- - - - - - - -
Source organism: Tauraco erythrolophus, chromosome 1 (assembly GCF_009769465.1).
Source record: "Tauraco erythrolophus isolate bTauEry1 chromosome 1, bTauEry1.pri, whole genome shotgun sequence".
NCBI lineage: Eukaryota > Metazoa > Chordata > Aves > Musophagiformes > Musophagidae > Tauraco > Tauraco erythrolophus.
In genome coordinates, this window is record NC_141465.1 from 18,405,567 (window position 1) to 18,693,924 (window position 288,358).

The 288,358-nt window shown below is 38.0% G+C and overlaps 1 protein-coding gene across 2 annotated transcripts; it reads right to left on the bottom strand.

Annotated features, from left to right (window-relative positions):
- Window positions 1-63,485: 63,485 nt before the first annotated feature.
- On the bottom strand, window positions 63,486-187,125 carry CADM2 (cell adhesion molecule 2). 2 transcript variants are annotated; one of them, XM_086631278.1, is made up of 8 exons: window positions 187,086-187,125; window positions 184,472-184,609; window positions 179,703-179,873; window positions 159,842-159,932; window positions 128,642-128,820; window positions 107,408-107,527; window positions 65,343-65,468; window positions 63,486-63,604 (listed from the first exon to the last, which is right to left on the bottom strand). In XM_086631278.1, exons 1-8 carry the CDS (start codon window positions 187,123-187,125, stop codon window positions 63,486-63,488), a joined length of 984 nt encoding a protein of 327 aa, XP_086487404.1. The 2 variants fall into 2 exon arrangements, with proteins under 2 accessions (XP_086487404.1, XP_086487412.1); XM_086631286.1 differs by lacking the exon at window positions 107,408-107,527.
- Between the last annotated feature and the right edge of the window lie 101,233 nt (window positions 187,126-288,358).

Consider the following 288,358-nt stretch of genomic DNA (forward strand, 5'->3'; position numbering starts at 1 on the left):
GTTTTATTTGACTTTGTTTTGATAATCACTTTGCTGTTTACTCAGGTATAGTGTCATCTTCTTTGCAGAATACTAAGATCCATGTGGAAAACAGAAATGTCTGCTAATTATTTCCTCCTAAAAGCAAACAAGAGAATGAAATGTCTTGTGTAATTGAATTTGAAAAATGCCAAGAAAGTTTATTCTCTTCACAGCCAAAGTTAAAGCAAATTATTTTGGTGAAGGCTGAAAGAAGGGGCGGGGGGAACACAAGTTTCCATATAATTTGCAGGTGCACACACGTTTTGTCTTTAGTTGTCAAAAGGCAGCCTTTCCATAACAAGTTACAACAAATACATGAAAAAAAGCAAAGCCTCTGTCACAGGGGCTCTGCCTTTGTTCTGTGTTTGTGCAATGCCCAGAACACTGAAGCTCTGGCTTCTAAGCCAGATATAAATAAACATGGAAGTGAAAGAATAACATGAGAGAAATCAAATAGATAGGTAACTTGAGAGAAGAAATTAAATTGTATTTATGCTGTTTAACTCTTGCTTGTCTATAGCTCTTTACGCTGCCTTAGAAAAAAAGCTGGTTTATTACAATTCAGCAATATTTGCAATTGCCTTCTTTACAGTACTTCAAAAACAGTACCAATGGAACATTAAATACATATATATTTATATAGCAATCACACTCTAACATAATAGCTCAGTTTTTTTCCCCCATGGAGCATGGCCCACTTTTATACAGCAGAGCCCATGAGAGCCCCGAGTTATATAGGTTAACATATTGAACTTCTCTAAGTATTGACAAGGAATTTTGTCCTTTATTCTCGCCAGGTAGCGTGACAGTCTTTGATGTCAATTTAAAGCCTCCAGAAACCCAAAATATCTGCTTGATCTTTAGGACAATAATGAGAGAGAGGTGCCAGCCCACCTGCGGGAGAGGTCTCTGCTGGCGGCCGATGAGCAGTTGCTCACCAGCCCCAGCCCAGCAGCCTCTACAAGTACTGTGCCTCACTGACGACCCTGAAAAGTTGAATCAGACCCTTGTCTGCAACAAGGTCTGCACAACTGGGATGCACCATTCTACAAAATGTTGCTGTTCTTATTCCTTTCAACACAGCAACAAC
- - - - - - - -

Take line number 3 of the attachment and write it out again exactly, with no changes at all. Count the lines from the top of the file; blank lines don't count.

NCBI lineage: Eukaryota > Metazoa > Chordata > Aves > Musophagiformes > Musophagidae > Tauraco > Tauraco erythrolophus.